The Unlikely Source of a Healthtech Revolution

(Bloomberg Businessweek) -- For decades, Israelis in the prescription drug industry pretty much faced a binary choice: work for Teva Pharmaceutical Industries Ltd. or emigrate. So when Teva last year said it planned to cut its domestic workforce by a third as it struggled to pay its debts, those who faced layoffs fretted that their careers were at a dead end.

Instead, Teva’s downsizing has given new vigor to Israel’s life sciences industry. Veterans of the company have launched or joined startups that seek novel ways to discover drugs, develop software to help physicians work more efficiently, or tap technology that lets patients monitor their health. “When I started looking for my next position, it seemed like the pool of relevant companies in Israel wasn’t very big,” says Micah Pearlman, a former strategist for drug launches at Teva, who quit in April and found a job the next month with an artificial intelligence company working in biologic drug development. “It turned out that my initial concerns were misplaced.”

The Unlikely Source of a Healthtech Revolution

As the world’s largest manufacturer of generic drugs and Israel’s sole Big Pharma outfit, Teva has provided thousands of Israelis with skills needed by the industry. But the drug sector hasn’t had the same effect as tech giants such as Intel Corp. and Check Point Software Technologies Ltd.—or the Israeli military—which have spawned thousands of smaller companies that have supercharged the country’s growth. Less than 1 percent of Israel’s labor force works for pharmaceutical companies, vs. about 5 percent in technology.

The Unlikely Source of a Healthtech Revolution

But the draw of the $2 trillion global health-care market is proving hard for tech veterans to ignore. While they used to focus on areas such as cybersecurity and autonomous vehicles, now they’re flocking to medtech companies. Investment in Israeli pharma and digital health startups grew more than 50 percent in the last two years, to $425 million, according to Start-Up Nation Central, a nonprofit that promotes the country’s tech sector. “Tech people are looking to connect with health people,” says Yair Schindel, head of health-care venture capital fund AMoon Partners. “When they meet up with folks that have 10, 15, 20 years of Big Pharma experience with Teva, it’s a serious match.”

Teva has long been Israel’s biggest company by revenue and market value. While it prospered on sales of knockoff drugs, it only recently started focusing on its own branded medications, a business that more closely mirrors the innovation and risk-taking common in startups than the commoditized world of generics. Then in December, with falling profits and debt that exceeds the company’s value, Teva said it would cut a quarter of its global workforce of 56,000, including roughly 2,000 jobs in Israel.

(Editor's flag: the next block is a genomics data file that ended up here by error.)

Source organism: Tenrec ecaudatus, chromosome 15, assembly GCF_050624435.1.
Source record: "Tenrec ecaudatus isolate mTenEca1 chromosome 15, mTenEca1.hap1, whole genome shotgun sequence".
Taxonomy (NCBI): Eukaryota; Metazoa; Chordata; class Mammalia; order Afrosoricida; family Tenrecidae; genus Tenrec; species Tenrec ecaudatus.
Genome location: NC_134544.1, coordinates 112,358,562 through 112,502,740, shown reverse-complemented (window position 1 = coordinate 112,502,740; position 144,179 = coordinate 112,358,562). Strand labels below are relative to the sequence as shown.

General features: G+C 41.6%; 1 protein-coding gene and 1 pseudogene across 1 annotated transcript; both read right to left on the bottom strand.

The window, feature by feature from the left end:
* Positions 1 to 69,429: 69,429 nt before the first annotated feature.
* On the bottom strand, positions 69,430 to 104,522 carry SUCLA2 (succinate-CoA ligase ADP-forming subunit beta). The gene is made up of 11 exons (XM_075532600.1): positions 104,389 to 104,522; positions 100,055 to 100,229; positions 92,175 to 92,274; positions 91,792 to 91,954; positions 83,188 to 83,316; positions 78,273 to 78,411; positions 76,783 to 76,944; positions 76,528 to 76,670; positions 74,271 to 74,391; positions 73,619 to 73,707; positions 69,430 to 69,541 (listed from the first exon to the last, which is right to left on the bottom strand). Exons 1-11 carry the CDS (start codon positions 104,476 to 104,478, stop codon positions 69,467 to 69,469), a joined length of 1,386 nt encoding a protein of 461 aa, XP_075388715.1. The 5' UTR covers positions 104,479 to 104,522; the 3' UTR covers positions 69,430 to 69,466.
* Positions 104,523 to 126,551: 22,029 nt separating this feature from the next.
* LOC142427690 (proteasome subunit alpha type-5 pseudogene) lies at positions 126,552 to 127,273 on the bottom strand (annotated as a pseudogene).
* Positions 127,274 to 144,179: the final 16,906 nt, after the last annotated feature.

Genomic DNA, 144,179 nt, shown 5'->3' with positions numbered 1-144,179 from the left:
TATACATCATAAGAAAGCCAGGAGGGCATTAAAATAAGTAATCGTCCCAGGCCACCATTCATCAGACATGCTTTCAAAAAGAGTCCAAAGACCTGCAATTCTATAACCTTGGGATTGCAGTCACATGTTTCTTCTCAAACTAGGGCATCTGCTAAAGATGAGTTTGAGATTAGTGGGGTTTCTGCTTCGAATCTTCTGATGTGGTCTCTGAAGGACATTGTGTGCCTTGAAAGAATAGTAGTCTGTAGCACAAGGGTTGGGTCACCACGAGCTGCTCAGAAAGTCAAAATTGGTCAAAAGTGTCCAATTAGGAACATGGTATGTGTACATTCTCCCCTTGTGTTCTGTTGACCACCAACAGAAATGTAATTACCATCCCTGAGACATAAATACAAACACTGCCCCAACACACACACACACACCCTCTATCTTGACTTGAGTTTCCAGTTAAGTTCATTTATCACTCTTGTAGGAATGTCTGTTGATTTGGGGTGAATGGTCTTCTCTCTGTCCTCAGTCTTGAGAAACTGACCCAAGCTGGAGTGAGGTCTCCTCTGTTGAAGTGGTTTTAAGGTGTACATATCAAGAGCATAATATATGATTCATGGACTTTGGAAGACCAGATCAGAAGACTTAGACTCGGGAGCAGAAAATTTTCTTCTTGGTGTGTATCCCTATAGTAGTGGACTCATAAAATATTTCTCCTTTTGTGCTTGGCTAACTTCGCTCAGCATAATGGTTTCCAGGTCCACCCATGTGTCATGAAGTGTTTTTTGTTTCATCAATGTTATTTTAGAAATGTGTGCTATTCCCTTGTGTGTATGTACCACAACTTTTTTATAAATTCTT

The Unlikely Source of a Healthtech Revolution

The drugmaker’s woes echo the 1987 shutdown of the Lavi project, an unwieldy state-sponsored attempt to build fighter jets. The program’s demise left thousands of engineers and scientists without jobs. But its failure is widely seen as having been a catalyst for the country’s tech industry, which accounted for almost half of Israel’s $101 billion in exports last year and employs about 200,000 people. Pharmaceutical exports, by contrast, were just $7.5 billion last year, and Teva accounted for well over half of that.

Like many advanced economies, Israel these days is awash in private cash, much of which has been plowed into medical tech startups. Executives at those companies are using the money to hire people with skills gained at Teva: running clinical trials, managing heavily regulated manufacturing processes, or designing commercial strategies for new products. In May a pair of former Teva directors, backed by $60 million from investors, founded 89Bio Ltd., which seeks to develop two early-stage drugs purchased from the pharma giant. Clexio Biosciences, formed in April by several Teva veterans, paid the drugmaker for therapies and technologies aimed at treating illnesses plaguing the central nervous system.

Even some former Teva executives who have emigrated are hedging their bets by allying with entrepreneurs back home. Iris Grossman left in March, after the company shuttered research projects she had overseen, and is moving to Boston, where she’ll be chief scientific officer of a biotechnology startup. At the same time, she and other Teva veterans have launched TheRx Therapeutics, a company in Haifa that seeks to use data mining and AI to speed drug development. The Boston venture helps “provide for my family, but this is a short-term thing and I expect to be back in five or six years,” Grossman says. “The industry in Israel is going in the right direction.”

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